[NA-Discuss] Fwd: The Internet Society on Egypt’s Internet shutdown
naralo at coldrain.net
Mon Jan 31 16:05:20 UTC 2011
I think that there is a notable difference in ICANN's authority or
influence on gTLDs vs. ccTLDs.
This discussion seems to be split between ICANN's technical arena and the
political arena. As much as I do not like anyone being shutoff from the
net or crushed by dictators, the two arenas are separate. I urge a little
caution in writing statements that are influened by current politics or
ICANN could be encouraged to to make sure that all countries are treated
in a particular (good) way, but the ccTLDs are pretty much are subject to
the whims of governments, as evidenced by the sale of some ccTLDs
to private individuals.
It is not helpful, in my opinion, to make statements that tell someone to
do something they are unable to do. Unwilling is another matter.
On Mon, 31 Jan 2011, Eric Brunner-Williams wrote:
> Date: Mon, 31 Jan 2011 09:36:54 -0500
> From: Eric Brunner-Williams <ebw at abenaki.wabanaki.net>
> To: na-discuss at atlarge-lists.icann.org
> Subject: Re: [NA-Discuss] [windows-1252] Fwd: The Internet Society on Egypts
> Internet shutdown
> Continuing ...
>> - Recognize ICANN's limited authority on policy matters
> Much as I personally like Manal Ismail it is difficult to imagine her
> being an effective spokesperson for the GAC, at Brussels, San
> Francisco or Amman.
> As Andrew McLaughlin pointed out in his open letter to Dr. Tarek
> Kamel, he too faces a limited range of choices as an accepted figure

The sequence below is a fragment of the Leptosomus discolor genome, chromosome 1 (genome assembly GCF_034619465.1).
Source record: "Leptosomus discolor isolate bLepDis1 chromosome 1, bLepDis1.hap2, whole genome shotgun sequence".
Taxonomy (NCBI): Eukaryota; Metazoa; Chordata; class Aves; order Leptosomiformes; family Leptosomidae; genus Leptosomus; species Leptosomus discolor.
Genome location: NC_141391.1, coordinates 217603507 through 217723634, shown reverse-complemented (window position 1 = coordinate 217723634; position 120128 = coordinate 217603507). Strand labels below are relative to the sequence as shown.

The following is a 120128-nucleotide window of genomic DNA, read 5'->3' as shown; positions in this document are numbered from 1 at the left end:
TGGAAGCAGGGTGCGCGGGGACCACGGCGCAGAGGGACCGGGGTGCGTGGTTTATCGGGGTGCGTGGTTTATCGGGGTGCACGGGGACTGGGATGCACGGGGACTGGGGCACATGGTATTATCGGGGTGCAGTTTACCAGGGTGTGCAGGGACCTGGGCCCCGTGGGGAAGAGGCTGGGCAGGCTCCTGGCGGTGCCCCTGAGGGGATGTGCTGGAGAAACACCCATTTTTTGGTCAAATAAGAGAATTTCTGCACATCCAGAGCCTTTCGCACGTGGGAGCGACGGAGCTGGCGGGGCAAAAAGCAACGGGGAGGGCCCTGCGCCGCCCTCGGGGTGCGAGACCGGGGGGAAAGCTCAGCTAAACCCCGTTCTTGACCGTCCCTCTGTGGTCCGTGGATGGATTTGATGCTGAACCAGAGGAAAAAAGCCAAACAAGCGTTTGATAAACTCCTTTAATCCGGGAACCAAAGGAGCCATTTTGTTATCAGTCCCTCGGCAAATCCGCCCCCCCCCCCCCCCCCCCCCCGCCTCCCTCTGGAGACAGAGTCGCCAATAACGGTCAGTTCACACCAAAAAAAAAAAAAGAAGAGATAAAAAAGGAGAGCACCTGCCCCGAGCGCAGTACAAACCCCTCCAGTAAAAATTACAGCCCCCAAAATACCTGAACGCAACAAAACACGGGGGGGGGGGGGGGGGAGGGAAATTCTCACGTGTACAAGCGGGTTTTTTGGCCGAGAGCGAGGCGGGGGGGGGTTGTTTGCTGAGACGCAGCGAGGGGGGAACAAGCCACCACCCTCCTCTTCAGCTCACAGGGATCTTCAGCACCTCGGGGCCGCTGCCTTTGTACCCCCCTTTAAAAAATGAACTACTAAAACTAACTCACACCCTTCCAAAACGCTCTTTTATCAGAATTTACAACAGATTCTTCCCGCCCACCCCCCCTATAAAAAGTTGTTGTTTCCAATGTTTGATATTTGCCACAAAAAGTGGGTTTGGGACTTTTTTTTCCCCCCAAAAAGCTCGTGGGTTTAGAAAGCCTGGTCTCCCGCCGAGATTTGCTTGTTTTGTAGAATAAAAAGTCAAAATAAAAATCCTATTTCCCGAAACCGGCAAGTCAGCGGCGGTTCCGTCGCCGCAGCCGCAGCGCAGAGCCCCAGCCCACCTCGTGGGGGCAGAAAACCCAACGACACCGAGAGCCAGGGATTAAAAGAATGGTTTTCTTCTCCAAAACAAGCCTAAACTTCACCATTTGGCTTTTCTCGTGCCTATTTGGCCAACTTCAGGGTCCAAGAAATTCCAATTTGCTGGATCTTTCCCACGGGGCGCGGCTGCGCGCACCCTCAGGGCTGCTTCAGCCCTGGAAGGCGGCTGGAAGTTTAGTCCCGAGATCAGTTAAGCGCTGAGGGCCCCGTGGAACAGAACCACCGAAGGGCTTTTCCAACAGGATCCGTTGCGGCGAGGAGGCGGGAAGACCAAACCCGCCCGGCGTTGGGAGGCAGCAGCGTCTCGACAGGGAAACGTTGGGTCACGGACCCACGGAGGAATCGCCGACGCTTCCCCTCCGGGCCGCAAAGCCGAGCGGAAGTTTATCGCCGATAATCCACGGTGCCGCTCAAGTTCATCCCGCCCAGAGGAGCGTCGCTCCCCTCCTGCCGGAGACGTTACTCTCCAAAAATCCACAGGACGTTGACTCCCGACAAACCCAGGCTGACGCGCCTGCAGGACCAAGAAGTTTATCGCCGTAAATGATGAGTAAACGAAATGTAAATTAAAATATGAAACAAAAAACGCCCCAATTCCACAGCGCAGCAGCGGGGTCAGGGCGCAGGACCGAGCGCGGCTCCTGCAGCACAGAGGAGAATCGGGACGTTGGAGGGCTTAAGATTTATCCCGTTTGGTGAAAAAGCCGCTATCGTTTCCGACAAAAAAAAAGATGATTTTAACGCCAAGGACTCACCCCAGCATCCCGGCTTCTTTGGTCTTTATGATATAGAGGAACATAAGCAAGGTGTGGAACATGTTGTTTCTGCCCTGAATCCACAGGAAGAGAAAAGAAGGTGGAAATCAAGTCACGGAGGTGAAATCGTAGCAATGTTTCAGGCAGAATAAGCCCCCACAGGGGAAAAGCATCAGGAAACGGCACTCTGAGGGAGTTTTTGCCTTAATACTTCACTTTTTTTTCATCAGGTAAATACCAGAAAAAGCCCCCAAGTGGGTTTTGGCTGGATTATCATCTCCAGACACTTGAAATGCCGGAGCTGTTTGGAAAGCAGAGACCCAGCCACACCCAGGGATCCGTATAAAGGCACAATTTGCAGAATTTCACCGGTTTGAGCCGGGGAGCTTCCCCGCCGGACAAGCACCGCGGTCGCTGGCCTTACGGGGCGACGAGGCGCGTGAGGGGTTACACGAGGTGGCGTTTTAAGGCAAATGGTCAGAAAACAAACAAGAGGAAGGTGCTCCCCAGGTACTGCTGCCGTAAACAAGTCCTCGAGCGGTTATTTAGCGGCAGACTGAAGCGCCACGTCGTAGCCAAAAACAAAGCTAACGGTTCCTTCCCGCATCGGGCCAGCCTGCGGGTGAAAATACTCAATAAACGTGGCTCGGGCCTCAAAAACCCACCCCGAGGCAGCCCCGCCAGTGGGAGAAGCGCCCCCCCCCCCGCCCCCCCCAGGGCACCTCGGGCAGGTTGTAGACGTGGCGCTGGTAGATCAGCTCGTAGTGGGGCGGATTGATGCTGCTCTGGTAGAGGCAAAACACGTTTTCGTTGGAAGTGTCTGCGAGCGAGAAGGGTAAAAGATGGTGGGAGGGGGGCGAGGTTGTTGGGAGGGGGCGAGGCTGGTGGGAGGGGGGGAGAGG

> of merit or authority.
> It may be prudent for ICANN to forgo the assistance of the
> representatives of the Egyptian government at present, and for some
> time to come. Of course, it may also be prudent for Egypt to find that
> its representatives are otherwise engaged and need not be the focus of
> public comment critical of administrative induced network failure.
> Next, is the intentional failure of the .eg registry consistent with
> the purposes and positions of record of the ccNSO? I have a hard time
> imagining Chris Despain making the case that the principle of
> subsidiarity means that ccTLDs can be turned on and off at the whim of
> national governments.
> Applications for new gTLDs that propose to site, primarily or
> secondarily, in Egypt, have already been harmed by the need to find
> alternate primary or secondary siting, at some additional cost or
> complexity. When the interests of the registrants, rather than the
> interests of the registries, is considered, it may be prudent to
> reject all new gTLD applications which propose to site within the
> territorial jurisdiction of Egypt, or use any four of the five
> principle network operators subject to administrative induced failure
> on January 22nd.
> In general, I find the "ICANN is powerless" claim to be non persuasive.
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